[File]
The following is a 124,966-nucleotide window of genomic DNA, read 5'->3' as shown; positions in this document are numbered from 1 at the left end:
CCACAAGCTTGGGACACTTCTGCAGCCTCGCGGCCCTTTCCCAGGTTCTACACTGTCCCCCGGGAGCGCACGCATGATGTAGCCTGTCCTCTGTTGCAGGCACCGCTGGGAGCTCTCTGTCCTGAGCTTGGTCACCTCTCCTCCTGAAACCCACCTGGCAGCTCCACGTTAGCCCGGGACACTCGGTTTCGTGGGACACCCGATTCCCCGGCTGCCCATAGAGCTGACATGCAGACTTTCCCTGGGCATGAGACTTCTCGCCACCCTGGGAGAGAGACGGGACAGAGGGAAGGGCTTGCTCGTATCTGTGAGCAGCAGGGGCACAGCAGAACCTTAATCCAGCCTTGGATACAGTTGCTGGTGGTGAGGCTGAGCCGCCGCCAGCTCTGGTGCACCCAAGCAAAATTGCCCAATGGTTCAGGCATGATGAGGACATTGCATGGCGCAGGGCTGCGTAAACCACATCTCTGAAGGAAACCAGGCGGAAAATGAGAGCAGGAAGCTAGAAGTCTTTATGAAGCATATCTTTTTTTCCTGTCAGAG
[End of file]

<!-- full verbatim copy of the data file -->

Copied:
The following is a 124,966-nucleotide window of genomic DNA, read 5'->3' as shown; positions in this document are numbered from 1 at the left end:
CCACAAGCTTGGGACACTTCTGCAGCCTCGCGGCCCTTTCCCAGGTTCTACACTGTCCCCCGGGAGCGCACGCATGATGTAGCCTGTCCTCTGTTGCAGGCACCGCTGGGAGCTCTCTGTCCTGAGCTTGGTCACCTCTCCTCCTGAAACCCACCTGGCAGCTCCACGTTAGCCCGGGACACTCGGTTTCGTGGGACACCCGATTCCCCGGCTGCCCATAGAGCTGACATGCAGACTTTCCCTGGGCATGAGACTTCTCGCCACCCTGGGAGAGAGACGGGACAGAGGGAAGGGCTTGCTCGTATCTGTGAGCAGCAGGGGCACAGCAGAACCTTAATCCAGCCTTGGATACAGTTGCTGGTGGTGAGGCTGAGCCGCCGCCAGCTCTGGTGCACCCAAGCAAAATTGCCCAATGGTTCAGGCATGATGAGGACATTGCATGGCGCAGGGCTGCGTAAACCACATCTCTGAAGGAAACCAGGCGGAAAATGAGAGCAGGAAGCTAGAAGTCTTTATGAAGCATATCTTTTTTTCCTGTCAGAG